Controversy continues to dog how hospitals get permission to operate on patients.
The rules have now been strengthened a little, but too weakly for some women's health advocates and in a way that raises further questions.
The risk now was of a "piecemeal" approach, according to the Cartwright Collective - named after the 1989 Cartwright inquiry into unconsented gynaecological examinations at National Women's Hospital, that were dubbed 'The Unfortunate Experiment'.
Three decades on, the controversy flared again in December 2019 over a complaint that North Shore Hospital was breaching women's rights.
A year on from the complaint, laid by the Nurses Organisation, an investigation into it by the Health and Disability Commissioner is still going on.
The Auckland Women's Health Council said there was a lot to look into, that extended beyond Waitematā District Health Board.
The council's co-ordinator Sue Claridge said she suspected it was "an issue in all teaching hospitals and across a number of DHBs, if not all of the DHBs".
Claridge recounted hearing from a woman who had a gynaecological procedure at North Shore Hospital under general anaesthetic last year.
"She was lying on the operating table, naked from the waist down, legs spread, and looked up to find an operating theatre filled with medical, midwifery and nursing students, none of whom she had been told would be there.
"She told me that she just couldn't wait for the gas to take effect."
Anecdotes indicated the problem was widespread, and not just with women - and especially for vulnerable people like migrants, lower socioeconomic groups and the very young or very old.
Research published in 2018 revealed that some Auckland med-school students were expected to perform sensitive examinations without the patients' knowledge that they were not qualified doctors.
Waitemata DHB's position had been that if a trainee - often an RMO, or resident doctor - was supervised, then they did not need specific informed consent.
The North Shore complaint spurred the Waitemata DHB to ask for urgent national guidance from the Ministry of Health (MOH).
Documents show a high-level meeting in January agreed DHBs were inconsistent nationwide.
"It was also recognised that a large component of the consent process is undocumented, which contributes to difficulties in regulating and enforcing processes both across and within DHBs," minutes of the meeting between the ministry, HDC, Waitematā DHB and Medical Council said.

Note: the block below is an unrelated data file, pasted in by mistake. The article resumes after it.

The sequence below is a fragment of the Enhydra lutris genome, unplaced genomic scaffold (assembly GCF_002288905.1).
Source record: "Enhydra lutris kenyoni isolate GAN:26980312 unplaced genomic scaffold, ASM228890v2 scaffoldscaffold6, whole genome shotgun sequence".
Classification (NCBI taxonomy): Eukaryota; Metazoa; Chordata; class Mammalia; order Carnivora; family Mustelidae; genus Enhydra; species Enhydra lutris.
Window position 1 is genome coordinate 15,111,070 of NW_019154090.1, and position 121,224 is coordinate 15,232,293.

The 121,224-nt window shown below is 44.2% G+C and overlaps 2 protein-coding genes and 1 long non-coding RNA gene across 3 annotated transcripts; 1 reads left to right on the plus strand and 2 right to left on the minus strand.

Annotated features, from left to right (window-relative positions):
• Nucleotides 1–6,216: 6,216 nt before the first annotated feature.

It was not just an issue with juniors or students, but even specialists who were undertaking advanced training.
The meeting agreed all patients had a right to be told who was operating on them and who was in the room getting training.
The upshot of that meeting has come now, in a proposed one-line clarification issued by the Medical Council to RNZ.
"If a doctor in training or medical student will be performing or assisting in any part of a surgical procedure, then this should be discussed with the patient as part of the informed consent process," it said.
Claridge and the Cartwright Collective said that was OK but did not go far enough.
Cartwright Collective law professor Jo Manning said: "There have been questions about doctors in training and medical students who are involved in normal clinical care of patients, and that's a very tricky area".
It was "not covered at all by this clarification".
"And that's something which I think the Medical Council will have to consider. And it's something there must be full public consultation about," Manning said.
At least the new clarification strengthened informed consent a little, but it resulted from a process that had surprised the collective, she said.
When they heard in August this year what the Medical Council was doing, they questioned what was going on.